Masús Carnero
январь 2017.

Why are there so few women in technology?

1 ответ

The number of women in engineering and technology varies significantly from one country to another depending on a variety of factors. Overall, the summary issue seems to be around the image of technology and technologists, which affects the view of parents and teachers, of girls and of employers - creating challenges all the way along the chain.

There is significant evidence suggesting that gender stereotyping starts to show up as early as age 5 through things such as girls toys (dolls, dressing up etc.) and boys toys (cars, building blocks, adventure games etc.). It means that - at an unconscious level - girls and boys are absorbing messages about what they’re supposed to be like and - again often at an unconscious level - parents and teachers are giving them the same messages. The extent of this and the particular messages girls and boys receive vary by country and culture, but it’s a serious issue that makes it harder for boys and girls to pursue their dream or interest if it doesn’t fit with the perceived norm.

  • Only 9% of engineers in the UK are women but the US doesn't fare much better. In this video, Facebook COO Sheryl Sandberg explains why the percentage of US computer science graduates dropped from 37 % to only 13 % over the past 30 years
    This continues into the workplace where similar unconscious stereotypes exist that can make it hard to be hired and hard to be promoted. Companies can do a lot in terms of looking at their processes to make sure that they’re not accidentally discouraging any particular group such as by advertising all promotions and agreeing clear criteria for the role ahead of seeing the candidates rather than just selecting someone (where unconscious bias tends to dictate that the person selected is likely to be someone similar to the people choosing). All of this is lifelong, fairly subtle and in most cases, unintentional, which makes it extremely hard to change as we need society as a whole to make a simultaneous and sustained effort to have any lasting impact.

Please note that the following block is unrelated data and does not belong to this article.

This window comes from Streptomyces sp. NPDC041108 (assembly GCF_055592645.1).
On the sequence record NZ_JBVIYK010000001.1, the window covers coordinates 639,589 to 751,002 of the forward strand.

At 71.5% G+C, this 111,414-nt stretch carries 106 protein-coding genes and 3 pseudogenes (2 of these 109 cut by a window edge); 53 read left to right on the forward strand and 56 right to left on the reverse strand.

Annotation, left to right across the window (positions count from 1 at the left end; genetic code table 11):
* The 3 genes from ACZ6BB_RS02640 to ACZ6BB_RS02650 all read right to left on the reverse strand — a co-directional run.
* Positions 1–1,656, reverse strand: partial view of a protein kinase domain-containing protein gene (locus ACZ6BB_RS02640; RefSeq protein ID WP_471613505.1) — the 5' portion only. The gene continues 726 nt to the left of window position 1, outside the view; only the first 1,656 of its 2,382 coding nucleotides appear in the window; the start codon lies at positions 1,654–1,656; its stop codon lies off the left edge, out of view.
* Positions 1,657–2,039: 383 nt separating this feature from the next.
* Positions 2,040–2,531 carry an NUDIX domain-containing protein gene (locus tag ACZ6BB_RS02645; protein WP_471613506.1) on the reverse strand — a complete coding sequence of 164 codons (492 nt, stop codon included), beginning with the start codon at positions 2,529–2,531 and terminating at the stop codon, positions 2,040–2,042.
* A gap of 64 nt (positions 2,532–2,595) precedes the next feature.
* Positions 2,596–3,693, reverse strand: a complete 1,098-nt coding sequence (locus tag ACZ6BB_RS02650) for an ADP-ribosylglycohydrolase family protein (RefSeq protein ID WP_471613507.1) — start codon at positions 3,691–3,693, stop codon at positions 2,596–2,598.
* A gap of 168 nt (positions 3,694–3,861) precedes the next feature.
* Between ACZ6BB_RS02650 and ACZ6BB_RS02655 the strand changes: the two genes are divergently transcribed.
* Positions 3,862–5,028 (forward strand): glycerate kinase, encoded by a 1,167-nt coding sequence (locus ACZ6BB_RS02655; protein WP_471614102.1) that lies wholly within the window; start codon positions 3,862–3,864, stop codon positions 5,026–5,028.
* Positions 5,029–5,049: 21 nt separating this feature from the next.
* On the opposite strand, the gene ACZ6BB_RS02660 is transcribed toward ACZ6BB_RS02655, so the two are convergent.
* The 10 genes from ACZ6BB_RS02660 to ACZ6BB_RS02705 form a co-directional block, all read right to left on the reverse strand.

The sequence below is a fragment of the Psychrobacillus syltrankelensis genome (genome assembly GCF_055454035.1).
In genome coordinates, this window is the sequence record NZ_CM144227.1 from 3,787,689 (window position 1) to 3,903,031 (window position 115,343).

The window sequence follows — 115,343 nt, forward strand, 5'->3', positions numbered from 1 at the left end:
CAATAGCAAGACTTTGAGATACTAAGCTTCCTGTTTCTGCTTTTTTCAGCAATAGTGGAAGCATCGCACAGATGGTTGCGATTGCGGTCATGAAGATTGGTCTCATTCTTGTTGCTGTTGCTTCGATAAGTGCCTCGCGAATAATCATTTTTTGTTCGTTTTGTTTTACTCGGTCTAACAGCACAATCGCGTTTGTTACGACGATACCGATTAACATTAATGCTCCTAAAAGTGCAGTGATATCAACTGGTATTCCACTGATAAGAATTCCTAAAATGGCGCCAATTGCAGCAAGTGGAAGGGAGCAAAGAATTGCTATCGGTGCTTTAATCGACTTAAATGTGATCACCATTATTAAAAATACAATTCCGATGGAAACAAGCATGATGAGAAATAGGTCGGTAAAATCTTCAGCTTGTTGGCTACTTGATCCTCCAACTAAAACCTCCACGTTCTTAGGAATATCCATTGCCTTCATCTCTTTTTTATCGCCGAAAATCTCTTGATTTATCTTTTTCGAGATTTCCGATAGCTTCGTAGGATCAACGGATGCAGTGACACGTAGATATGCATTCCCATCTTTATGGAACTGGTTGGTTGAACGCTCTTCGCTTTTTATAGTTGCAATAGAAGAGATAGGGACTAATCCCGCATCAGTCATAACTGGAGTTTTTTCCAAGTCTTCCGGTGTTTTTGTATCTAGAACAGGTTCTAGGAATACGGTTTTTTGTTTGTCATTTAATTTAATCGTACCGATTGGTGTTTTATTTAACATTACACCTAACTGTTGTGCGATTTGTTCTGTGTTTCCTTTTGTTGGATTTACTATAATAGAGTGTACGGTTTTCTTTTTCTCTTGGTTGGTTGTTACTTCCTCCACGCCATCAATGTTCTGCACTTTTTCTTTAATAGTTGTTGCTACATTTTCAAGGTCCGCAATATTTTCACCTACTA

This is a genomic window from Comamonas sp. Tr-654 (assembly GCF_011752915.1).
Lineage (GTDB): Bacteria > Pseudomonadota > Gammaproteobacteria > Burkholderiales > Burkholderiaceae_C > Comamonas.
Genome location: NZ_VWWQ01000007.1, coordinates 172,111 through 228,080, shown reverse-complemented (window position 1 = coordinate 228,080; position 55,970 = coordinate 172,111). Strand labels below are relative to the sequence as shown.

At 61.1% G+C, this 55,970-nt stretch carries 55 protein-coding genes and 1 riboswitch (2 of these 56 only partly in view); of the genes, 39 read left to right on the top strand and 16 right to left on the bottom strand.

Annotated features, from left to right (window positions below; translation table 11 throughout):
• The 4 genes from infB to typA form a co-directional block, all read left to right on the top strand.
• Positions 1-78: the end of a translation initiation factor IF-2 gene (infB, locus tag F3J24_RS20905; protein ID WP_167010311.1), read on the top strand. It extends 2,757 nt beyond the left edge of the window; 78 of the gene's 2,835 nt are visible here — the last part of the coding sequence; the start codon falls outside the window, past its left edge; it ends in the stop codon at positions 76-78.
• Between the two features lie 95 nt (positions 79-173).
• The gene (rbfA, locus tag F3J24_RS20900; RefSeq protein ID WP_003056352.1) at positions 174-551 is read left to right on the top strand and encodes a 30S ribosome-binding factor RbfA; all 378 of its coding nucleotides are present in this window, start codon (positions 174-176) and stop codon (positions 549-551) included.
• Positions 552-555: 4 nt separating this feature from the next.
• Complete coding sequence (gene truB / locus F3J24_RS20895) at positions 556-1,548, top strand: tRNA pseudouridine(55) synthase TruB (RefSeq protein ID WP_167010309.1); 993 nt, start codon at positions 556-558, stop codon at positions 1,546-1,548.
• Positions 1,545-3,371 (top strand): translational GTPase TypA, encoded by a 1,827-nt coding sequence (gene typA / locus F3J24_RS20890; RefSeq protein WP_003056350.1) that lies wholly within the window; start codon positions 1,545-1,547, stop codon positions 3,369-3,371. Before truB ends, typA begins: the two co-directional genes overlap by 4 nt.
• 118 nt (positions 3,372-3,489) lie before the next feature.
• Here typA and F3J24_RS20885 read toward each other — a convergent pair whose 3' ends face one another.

Companies have multiple issues around fostering diversity - everything from their brand image which may give the impression that the company is not very female friendly (i.e. the way the company advertises its products), the language it uses in its adverts (e.g. ‘dominant company with aggressive strategy’ is statistically more likely to appeal to men. ‘World-class company with aspirational strategy’ is statistically more likely to appeal to women’), the way a company socialises (lots of evening company networking events are more likely to be less feasible for people with caring responsibilities which (for now) are more likely to be women).

  • Successful female tech entrepreneurs explain what challenges women face in the industry
    Tech companies have the starting position of a shortage of women applying for roles when they’re advertised because so few women pursue those subjects. But even with a small pipeline, companies can do much more to attract and retain women, but it does need a great deal of attention to detail to make sure every aspect of company life is inclusive.

I’m frustrated that there are so few women in technology because technology is truly embedded in our lives, it affects the ways that we live, work and play. So it’s incredibly important that the teams designing and building this life-changing technology are representative of the whole of the society they’re affecting.

In the UK, the situation is particularly abysmal. Only 9 per cent of engineers in the UK are women – the lowest proportion in Europe.

I’ve been working with the Institution of Engineering and Technology (IET) to research this issue and to try some things to start shifting the balance.

Part of the IET’s mission is to inspire the next generation of engineers. Not enough young people want to become engineers, while parents and teachers often don’t understand what an engineering career involves. Today engineering covers everything from designing our future cities and transport to coming up with new healthcare technology.

The IET’s research tells us that changing parents’ perceptions is really important, as they will influence their children’s choices.